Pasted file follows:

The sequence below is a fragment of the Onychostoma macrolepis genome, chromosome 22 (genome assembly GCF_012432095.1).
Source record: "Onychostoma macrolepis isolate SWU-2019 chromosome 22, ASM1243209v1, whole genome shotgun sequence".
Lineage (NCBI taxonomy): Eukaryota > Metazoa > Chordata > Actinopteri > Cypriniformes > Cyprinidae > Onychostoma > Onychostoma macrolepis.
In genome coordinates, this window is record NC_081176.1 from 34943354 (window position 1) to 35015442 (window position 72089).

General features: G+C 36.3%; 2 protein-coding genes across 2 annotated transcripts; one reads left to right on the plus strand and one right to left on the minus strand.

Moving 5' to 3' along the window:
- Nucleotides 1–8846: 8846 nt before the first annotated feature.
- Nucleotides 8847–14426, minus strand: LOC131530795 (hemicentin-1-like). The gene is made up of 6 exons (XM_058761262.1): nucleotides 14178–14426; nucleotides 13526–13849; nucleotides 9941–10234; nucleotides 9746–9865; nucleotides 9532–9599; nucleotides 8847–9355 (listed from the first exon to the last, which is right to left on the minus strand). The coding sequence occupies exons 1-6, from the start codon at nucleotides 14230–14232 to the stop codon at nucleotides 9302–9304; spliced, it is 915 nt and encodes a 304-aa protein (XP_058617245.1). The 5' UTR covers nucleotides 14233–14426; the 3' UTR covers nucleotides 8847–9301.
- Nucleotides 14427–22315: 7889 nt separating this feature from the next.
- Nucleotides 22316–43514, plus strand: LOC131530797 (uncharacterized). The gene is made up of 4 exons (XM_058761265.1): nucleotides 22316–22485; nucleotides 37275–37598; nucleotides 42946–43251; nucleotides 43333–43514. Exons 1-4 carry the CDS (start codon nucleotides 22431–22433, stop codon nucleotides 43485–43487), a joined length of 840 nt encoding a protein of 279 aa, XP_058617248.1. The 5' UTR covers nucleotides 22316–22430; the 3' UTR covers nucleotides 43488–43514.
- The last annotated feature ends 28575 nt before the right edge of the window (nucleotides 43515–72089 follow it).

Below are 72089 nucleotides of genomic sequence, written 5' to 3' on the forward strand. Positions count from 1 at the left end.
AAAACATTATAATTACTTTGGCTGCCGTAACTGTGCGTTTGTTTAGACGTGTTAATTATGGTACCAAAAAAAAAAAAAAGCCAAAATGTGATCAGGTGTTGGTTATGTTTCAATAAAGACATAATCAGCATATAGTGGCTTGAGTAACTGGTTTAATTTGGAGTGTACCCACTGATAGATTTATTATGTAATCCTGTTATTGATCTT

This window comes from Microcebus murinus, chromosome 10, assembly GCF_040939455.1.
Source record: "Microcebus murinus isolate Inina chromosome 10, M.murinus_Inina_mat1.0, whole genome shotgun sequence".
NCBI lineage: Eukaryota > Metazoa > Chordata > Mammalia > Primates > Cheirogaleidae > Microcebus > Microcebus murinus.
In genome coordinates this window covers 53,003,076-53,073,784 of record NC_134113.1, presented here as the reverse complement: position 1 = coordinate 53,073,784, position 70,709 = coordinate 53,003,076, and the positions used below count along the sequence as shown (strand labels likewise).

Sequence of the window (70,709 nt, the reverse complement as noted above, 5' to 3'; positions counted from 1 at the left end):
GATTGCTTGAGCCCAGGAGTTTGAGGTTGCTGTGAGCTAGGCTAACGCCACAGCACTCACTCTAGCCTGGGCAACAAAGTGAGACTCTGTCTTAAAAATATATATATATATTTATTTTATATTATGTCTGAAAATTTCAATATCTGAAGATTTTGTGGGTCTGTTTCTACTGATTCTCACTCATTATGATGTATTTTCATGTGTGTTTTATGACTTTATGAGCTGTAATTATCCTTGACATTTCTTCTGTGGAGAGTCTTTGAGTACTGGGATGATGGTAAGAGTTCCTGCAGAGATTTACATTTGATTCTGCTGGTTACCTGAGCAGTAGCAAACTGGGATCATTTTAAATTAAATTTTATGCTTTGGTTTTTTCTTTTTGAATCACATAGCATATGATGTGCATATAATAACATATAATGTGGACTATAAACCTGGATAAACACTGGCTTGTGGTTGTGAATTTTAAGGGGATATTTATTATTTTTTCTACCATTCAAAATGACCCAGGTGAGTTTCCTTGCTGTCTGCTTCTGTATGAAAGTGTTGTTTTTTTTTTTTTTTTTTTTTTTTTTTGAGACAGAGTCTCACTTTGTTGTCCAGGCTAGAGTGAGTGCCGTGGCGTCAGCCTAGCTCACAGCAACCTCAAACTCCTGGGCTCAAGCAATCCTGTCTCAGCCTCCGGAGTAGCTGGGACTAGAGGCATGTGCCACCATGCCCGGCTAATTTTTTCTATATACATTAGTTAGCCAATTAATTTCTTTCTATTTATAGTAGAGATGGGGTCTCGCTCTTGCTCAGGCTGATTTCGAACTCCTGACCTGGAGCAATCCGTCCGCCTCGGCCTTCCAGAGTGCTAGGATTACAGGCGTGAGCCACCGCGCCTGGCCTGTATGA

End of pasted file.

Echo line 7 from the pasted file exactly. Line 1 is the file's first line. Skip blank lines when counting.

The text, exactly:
- Nucleotides 1–8846: 8846 nt before the first annotated feature.